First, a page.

E. George Squier is a familiar figure in Central American history. His diplomatic mission to Nicaragua, just prior to the signing of the Clayton-Bulwer Treaty in 1850, has generally been recognized as one of the first significant efforts on the part of the United States to establish its influence in Central America. Squier’s voluminous writings on Central American subjects, especially his Nicaragua (1852), and his States of Central America (1858), are perhaps even better known. But there has been a good deal of mystery concerning Squier’s private and promotional interests in Central America. Writers such as Mary W. Williams, Dexter Perkins, and Richard W. Van Alstyne have been aware of his promotional activities in the decade of the 1850s, but have been able only to hint darkly as to his true interests and motives.1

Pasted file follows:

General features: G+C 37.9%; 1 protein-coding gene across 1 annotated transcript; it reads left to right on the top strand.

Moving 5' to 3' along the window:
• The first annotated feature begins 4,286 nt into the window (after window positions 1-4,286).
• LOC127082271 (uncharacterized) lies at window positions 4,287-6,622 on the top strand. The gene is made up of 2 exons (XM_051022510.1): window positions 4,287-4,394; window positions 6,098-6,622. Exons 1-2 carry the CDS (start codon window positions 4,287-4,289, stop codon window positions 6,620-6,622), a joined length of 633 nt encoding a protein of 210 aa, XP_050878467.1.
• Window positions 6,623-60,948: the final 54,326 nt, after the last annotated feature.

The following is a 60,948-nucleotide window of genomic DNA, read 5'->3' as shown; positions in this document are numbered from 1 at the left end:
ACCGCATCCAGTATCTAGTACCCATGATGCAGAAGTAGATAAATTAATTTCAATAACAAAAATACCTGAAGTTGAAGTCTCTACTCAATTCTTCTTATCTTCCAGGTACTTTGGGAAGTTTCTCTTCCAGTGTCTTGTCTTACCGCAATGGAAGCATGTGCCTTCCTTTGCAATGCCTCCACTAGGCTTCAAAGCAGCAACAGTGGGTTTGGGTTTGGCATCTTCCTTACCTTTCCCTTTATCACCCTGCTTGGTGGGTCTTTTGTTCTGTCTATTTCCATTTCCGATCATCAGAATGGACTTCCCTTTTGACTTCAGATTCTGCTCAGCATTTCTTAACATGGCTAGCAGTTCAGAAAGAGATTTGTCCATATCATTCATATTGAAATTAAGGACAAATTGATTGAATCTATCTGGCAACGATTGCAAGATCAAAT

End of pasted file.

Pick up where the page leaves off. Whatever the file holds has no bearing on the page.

Squier’s primary concern in this period, particularly between 1853 and 1859, was the promotion of the Honduras Interoceanic Railroad project. Despite his dedicated, dogged efforts, involving him deeply in Honduran politics and Anglo-American isthmian questions, he failed to put a single mile of railroad in operation. The story of this venture, unsuccessful but important, sheds much light on the controversial figure of Squier himself and contributes to an appreciation of the depth of foreign influence in Central America in the 1850s.